G is for George Papadopoulos, the military dictator of Greece from 1967 to 1973. Papadopoulos and his colleagues seized power soon before the 1967 elections and ran Greece with an iron fist. They brooked no political dissent, let alone political parties. Still, Greece continued to host American nuclear weapons and remained a member of NATO, that bulwark of democracy.

H is for Saddam Hussein al-Tikriti, who was from 1979 until very recently the unelected president of Iraq. For quite a while, Hussein was valuable to the United States because he was demonstrably anti-Shiite and anti-leftist. Dozens of declassified documents show that from 1980 to 1984, the Carter and Reagan administrations tilted heavily toward Saddam Hussein and viewed his regime as a useful check against the theocratic government in Iran. The highest levels of the Reagan administration approved loans to Iraq and secret military and intelligence support. The official policy of the Reagan administration was not to let Iran win the Iran-Iraq War. The tilt was so pronounced that Donald Rumsfeld, now the Secretary of Defense, twice traveled to Baghdad for meetings with high-ranking Iraqi officials, including a December 1983 meeting with Saddam Hussein. Furthermore, a recent UPI report claimed that Saddam Hussein worked for the CIA in 1959 and possibly in later years.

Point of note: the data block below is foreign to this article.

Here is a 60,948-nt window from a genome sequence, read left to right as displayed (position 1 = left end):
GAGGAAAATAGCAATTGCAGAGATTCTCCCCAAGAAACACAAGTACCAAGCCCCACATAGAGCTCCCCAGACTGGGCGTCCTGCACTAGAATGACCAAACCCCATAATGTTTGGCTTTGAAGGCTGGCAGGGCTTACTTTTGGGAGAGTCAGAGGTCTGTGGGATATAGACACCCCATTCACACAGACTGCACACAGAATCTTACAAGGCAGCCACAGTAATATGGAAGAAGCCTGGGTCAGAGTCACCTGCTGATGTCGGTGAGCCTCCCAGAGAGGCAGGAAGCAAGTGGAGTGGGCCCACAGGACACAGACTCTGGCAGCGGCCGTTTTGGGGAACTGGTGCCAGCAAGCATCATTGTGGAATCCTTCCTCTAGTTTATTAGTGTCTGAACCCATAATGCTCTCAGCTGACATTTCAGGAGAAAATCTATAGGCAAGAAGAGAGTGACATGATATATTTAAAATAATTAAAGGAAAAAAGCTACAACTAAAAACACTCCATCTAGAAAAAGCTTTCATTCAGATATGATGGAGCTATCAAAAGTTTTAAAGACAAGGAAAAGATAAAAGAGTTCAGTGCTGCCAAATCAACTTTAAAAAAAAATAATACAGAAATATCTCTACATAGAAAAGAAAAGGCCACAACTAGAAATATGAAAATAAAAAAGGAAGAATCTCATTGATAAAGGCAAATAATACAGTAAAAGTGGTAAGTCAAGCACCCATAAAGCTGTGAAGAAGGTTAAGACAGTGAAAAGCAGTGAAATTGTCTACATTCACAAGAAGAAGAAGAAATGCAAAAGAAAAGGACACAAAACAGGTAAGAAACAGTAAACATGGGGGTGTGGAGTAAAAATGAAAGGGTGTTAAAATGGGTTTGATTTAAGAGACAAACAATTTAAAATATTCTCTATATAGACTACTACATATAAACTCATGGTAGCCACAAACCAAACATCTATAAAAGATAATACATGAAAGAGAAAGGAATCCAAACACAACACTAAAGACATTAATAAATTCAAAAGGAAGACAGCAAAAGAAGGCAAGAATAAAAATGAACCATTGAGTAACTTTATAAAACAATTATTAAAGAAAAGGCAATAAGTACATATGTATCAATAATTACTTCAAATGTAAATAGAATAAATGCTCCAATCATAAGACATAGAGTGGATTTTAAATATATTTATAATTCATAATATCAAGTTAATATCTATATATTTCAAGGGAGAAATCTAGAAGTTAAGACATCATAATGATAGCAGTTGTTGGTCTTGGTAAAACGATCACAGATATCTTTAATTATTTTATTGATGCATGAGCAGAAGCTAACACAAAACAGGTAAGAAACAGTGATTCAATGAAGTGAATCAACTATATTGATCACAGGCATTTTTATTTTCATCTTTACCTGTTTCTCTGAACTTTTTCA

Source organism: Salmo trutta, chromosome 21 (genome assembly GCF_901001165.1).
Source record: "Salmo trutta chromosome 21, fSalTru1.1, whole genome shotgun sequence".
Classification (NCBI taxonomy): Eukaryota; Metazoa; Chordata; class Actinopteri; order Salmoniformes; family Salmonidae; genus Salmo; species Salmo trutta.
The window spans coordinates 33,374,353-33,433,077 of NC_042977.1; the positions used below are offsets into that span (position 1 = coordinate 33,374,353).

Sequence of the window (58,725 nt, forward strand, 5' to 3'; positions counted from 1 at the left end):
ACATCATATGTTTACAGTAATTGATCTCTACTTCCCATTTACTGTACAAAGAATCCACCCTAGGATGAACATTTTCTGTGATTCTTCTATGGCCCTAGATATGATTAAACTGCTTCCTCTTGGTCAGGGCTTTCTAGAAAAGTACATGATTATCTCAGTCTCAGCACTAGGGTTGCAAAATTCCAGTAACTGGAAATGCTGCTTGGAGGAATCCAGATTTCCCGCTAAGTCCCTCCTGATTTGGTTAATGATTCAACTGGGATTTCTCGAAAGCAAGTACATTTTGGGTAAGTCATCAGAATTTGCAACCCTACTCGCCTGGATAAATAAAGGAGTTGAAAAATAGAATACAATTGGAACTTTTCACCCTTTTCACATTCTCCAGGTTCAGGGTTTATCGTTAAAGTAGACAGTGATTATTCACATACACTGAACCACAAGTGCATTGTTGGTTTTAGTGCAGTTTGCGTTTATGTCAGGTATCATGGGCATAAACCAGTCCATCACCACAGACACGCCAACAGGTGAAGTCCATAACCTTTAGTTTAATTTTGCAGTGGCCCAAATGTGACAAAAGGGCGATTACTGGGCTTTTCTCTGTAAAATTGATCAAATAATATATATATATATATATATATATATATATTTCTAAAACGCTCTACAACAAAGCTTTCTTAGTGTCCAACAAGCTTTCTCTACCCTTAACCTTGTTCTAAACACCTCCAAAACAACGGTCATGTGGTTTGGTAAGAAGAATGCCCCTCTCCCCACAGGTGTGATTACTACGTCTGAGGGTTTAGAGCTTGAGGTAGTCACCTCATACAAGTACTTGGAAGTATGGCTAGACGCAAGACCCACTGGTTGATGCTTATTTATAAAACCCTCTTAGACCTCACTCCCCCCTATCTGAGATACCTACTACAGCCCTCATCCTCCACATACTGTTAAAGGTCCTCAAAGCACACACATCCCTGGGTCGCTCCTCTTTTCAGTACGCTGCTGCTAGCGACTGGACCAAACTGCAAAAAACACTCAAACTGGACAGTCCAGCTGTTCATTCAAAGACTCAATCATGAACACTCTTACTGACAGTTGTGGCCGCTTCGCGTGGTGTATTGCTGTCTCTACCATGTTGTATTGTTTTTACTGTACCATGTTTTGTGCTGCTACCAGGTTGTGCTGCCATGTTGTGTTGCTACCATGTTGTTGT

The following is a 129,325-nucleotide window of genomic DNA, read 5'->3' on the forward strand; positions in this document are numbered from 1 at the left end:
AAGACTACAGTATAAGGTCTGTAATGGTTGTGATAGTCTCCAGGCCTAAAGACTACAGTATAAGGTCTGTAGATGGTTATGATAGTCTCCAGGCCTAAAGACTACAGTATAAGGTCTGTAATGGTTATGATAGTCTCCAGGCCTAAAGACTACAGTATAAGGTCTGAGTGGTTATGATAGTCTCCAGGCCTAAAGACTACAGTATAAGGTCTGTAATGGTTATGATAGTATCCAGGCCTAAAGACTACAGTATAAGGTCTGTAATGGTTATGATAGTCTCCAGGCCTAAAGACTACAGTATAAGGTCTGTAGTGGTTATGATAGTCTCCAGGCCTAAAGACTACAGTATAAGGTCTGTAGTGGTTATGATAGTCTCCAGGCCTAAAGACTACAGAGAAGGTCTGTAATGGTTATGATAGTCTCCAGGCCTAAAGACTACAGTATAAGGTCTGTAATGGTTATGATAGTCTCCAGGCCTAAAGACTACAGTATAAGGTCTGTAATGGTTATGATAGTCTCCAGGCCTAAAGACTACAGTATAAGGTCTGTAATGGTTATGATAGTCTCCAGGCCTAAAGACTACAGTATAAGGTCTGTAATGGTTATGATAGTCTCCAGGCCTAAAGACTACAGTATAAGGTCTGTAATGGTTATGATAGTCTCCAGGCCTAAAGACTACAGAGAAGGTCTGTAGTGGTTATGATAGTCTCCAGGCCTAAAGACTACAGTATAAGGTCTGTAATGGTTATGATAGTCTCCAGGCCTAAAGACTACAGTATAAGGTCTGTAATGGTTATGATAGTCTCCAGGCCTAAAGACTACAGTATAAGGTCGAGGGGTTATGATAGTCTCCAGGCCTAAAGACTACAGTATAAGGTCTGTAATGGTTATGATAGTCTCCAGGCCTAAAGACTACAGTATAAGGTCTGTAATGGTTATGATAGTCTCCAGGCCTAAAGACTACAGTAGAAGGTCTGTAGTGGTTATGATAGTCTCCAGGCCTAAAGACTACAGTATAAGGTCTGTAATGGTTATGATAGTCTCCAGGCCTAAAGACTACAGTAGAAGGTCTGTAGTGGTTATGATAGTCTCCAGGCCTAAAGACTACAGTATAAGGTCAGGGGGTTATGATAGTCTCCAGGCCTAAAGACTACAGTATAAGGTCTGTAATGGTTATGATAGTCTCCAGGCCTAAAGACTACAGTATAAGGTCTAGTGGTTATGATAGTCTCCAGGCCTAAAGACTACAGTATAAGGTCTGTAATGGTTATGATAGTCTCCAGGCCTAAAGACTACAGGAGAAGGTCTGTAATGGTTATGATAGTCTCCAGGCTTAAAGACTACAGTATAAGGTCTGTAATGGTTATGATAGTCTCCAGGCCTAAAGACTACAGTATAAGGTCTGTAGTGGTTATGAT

I is for Islam Karimov, the president of Uzbekistan. In 2003, George Bush proudly trumpted Uzbekistan as one of the countries in the "coalition of the willing." Uzbek citizens, however, cannot form a coalition to vote Karimov out of office. In 2000, he won a five-year term, since extended to seven, in an election widely regarded as a sham. Karimov has publicly belittled human rights and the freedom of the press, all in the name of defeating "Islamic extremists."

J is for Joseph Mobutu, from 1965 to 1977 the putative president of Congo (Léopoldville), later Zaire. Originally a member of the cabinet in the government of Patrice Lumumba, Mobutu aided the 1960 coup d'etat by Joseph Kasavubu, then seized power himself five years later. Both coups had the backing of the American CIA. Mobutu oversaw a bizarre and autoritarian regime: he banned not only multiparty elections, but also European surnames. Mobutu's regime was corrupt as well: he amassed a huge fortune while his countrymen remained poor, even by the standards of sub-Saharan Africa. Yet, Mobutu remained a friend of the United States, because he was one of the few supporters of Jonas Savimbi's rebels in Angola (see "S is for Savimbi"), and funneling money through Mobutu was palatable to several Republican presidents.

K is for Chiang Kai-Shek, from 1928 to 1949 the president of China and until his death in 1975 the ruler of Taiwan. In 1947, Chiang's Nationalist party was responsible for the massacre of thousands of native Taiwanese who sought independence. Once he and his followers fled to Taiwan in 1949, Chiang and his Kuomintang party continued their policies of oppression and intolerance. Nonetheless, until 1979, the United States recognized Chiang's government as the lawful government of China. Our ally against tyranny ruled Taiwan for a quarter-century under continuous martial law, and allowed only one political party (naturally, his own party) to exist.

L is for Lon Nol, the Cambodian general who ruled that country from 1970 to 1975. Lon Nol instituted a republic after he overthrew Prince Norodom Sihanouk, but within two years he had suspended the constitution. He came to power and ruled with American support and aid; the Nixon administration saw a compliant Cambodia as useful to its machinations in Vietnam and the rest of Southeast Asia. But Lon Nol was not only dictatorial, but also corrupt and incompetent. His failures made the rise of the Khmer Rouge in 1975 all the more possible.